A shooting club in South Devon has received a grant so that visually impaired people can take part in the sport.
Paignton Shooting Club received a grant which will be spent on a new audio-laser sighted rifle, including one with a five shot magazine.
Torbay-based charity Visualeyes Torbay, who hold regular shooting sessions at the club, have received £1,000 from the South West Foundation Trust.
Colin Reeves, chairman of the Paignton Shooting Club, was contacted by Visualeyes’ Chris Sumner in March 2016 to ask if the club could facilitate shooting for the visually impaired.
He said: “We’re a club that has always tried to be as inclusive as possible as long as the obvious safety constraints can be accommodated.”
“We previously ran weekly shooting sessions for blind and visually impaired residents at the RNIB rehabilitation centre Manor House in Torquay until the centre closed some years ago.”
“Technology has advanced greatly since those early sessions, so we started to research current systems that could allow a totally blind person to shoot using electronic sights and eventually we found a digital system in use by a club in North Devon and arranged to borrow it to carry out a trial.”
“This new system was much smaller and cheaper than the previous version so we decided to acquire a set for Chris’s group. Chris was very supportive and with his help we approached British Shooting to apply for a grant of £500 which we received to cover the cost of the sight system which we set up on one of the club’s own air rifles to run the sessions on a monthly basis.”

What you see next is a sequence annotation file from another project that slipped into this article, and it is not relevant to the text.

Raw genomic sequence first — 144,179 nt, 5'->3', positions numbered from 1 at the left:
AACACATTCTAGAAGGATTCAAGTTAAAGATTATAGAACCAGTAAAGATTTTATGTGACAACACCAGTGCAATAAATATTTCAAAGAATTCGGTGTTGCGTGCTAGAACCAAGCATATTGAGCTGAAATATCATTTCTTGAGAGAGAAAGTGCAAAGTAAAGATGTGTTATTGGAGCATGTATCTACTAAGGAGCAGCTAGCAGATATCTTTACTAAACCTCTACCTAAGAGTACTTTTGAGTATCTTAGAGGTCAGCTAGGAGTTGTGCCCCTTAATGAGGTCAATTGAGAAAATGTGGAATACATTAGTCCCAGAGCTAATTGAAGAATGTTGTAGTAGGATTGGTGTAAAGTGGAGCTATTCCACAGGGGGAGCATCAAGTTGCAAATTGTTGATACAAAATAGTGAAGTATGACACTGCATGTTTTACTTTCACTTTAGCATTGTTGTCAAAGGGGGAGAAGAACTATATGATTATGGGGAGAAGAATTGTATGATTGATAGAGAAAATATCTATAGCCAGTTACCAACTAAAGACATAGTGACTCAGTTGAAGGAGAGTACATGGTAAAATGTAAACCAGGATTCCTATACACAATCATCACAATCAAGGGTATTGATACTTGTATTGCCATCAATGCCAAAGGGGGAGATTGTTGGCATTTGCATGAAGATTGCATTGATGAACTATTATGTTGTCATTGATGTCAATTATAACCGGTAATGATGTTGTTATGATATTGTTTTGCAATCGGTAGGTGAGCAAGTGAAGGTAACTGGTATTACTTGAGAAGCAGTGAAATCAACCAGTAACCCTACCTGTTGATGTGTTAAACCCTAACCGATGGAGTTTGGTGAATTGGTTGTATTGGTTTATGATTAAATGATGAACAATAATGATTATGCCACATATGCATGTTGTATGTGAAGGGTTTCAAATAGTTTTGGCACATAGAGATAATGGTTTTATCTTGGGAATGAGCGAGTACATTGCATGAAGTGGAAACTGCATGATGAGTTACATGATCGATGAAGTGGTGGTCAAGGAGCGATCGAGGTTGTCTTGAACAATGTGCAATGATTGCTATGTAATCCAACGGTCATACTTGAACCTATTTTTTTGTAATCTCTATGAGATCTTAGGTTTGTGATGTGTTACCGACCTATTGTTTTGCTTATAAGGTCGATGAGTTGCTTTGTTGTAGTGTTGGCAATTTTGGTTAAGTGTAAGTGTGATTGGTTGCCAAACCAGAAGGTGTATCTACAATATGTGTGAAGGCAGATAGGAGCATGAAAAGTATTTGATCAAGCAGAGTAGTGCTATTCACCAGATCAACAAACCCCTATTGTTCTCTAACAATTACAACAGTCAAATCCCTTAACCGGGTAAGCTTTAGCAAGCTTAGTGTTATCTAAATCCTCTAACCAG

“This has been very well received as it’s a social activity with a difference as it allows people to take part in a sport that most visually impaired people had never considered for obvious reasons. The sight is capable of a high degree of accuracy and we have had shooters who have shot groups which are very small and on a par with a sighted shooter.”
Since the club purchased the electronic sight, Chris has been working to secure additional funding to acquire a new rifle which would better suit the needs of the group. Until now they’ve used a rifle which has to be loaded with each shot individually.
“Quite fiddly for a sighted shooter,” Colin said, “so for a visually impaired shooter it can be a very trying experience which is why we have members on hand to assist.”
The intention now, helped by the grant, Chris has received, is to purchase a rifle which takes a five shot magazine so once the gun is made ready the shooter will be completely independent and be able to load and fire at their own pace without the aid of our enablers.
Colin added: “We thought this was the way to go, as it puts blind and visually impaired shooters in a very similar position to our regular members which we think will be more rewarding for those taking part.”
Target shooting is actually a very inclusive sport, and is one of the few sporting activities where male and female, young and old, as well as people with a range of disabilities can take part in the same competitions at the same time as other members. Shooters can fire seated as well.
The shooting club itself, which dates back to the very early 1900s, has three ranges under the one roof, allowing a wide range of disciplines including rapid fire with turning target.
The Visualeyes Torbay Shooting Club also offers sighted partners and friends access to main rifles and pistols, so that everyone can take part and their oldest shooter is a lady of 92-years-old.